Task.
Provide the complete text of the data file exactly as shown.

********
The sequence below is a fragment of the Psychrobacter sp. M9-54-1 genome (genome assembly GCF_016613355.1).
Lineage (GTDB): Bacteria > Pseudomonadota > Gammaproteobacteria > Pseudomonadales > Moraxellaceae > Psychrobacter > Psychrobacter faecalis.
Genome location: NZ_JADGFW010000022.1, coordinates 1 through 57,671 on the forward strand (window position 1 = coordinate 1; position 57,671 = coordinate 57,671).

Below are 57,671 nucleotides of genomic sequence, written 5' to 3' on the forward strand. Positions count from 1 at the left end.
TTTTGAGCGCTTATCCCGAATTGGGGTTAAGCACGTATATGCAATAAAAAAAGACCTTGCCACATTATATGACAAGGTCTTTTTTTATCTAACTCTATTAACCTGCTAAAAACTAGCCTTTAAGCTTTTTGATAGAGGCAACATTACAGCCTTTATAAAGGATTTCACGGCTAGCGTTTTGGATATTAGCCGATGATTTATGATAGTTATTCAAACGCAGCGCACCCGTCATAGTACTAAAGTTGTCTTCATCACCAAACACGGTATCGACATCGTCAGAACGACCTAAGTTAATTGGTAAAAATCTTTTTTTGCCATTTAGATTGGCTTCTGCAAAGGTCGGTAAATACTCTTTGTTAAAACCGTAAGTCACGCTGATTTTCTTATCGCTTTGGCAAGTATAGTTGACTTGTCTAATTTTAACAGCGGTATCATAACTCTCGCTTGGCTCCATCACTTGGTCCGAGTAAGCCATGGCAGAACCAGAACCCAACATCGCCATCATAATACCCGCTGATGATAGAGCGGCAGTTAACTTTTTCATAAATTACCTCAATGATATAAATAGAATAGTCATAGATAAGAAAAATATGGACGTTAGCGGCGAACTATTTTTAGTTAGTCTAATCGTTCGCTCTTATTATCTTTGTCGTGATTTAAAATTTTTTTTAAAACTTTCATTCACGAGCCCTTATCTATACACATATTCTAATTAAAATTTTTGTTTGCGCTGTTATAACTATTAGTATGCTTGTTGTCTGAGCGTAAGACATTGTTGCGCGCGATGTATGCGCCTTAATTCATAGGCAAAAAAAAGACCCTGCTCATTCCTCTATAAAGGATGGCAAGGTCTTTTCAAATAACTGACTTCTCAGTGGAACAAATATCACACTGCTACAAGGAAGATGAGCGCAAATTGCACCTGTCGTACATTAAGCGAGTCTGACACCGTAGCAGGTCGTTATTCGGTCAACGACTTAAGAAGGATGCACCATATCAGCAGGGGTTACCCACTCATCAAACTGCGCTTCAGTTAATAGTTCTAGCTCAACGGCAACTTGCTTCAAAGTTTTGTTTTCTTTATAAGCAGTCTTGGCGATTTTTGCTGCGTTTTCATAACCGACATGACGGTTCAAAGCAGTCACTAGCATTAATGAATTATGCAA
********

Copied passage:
The sequence below is a fragment of the Psychrobacter sp. M9-54-1 genome (genome assembly GCF_016613355.1).
Lineage (GTDB): Bacteria > Pseudomonadota > Gammaproteobacteria > Pseudomonadales > Moraxellaceae > Psychrobacter > Psychrobacter faecalis.
Genome location: NZ_JADGFW010000022.1, coordinates 1 through 57,671 on the forward strand (window position 1 = coordinate 1; position 57,671 = coordinate 57,671).

Below are 57,671 nucleotides of genomic sequence, written 5' to 3' on the forward strand. Positions count from 1 at the left end.
TTTTGAGCGCTTATCCCGAATTGGGGTTAAGCACGTATATGCAATAAAAAAAGACCTTGCCACATTATATGACAAGGTCTTTTTTTATCTAACTCTATTAACCTGCTAAAAACTAGCCTTTAAGCTTTTTGATAGAGGCAACATTACAGCCTTTATAAAGGATTTCACGGCTAGCGTTTTGGATATTAGCCGATGATTTATGATAGTTATTCAAACGCAGCGCACCCGTCATAGTACTAAAGTTGTCTTCATCACCAAACACGGTATCGACATCGTCAGAACGACCTAAGTTAATTGGTAAAAATCTTTTTTTGCCATTTAGATTGGCTTCTGCAAAGGTCGGTAAATACTCTTTGTTAAAACCGTAAGTCACGCTGATTTTCTTATCGCTTTGGCAAGTATAGTTGACTTGTCTAATTTTAACAGCGGTATCATAACTCTCGCTTGGCTCCATCACTTGGTCCGAGTAAGCCATGGCAGAACCAGAACCCAACATCGCCATCATAATACCCGCTGATGATAGAGCGGCAGTTAACTTTTTCATAAATTACCTCAATGATATAAATAGAATAGTCATAGATAAGAAAAATATGGACGTTAGCGGCGAACTATTTTTAGTTAGTCTAATCGTTCGCTCTTATTATCTTTGTCGTGATTTAAAATTTTTTTTAAAACTTTCATTCACGAGCCCTTATCTATACACATATTCTAATTAAAATTTTTGTTTGCGCTGTTATAACTATTAGTATGCTTGTTGTCTGAGCGTAAGACATTGTTGCGCGCGATGTATGCGCCTTAATTCATAGGCAAAAAAAAGACCCTGCTCATTCCTCTATAAAGGATGGCAAGGTCTTTTCAAATAACTGACTTCTCAGTGGAACAAATATCACACTGCTACAAGGAAGATGAGCGCAAATTGCACCTGTCGTACATTAAGCGAGTCTGACACCGTAGCAGGTCGTTATTCGGTCAACGACTTAAGAAGGATGCACCATATCAGCAGGGGTTACCCACTCATCAAACTGCGCTTCAGTTAATAGTTCTAGCTCAACGGCAACTTGCTTCAAAGTTTTGTTTTCTTTATAAGCAGTCTTGGCGATTTTTGCTGCGTTTTCATAACCGACATGACGGTTCAAAGCAGTCACTAGCATTAATGAATTATGCAA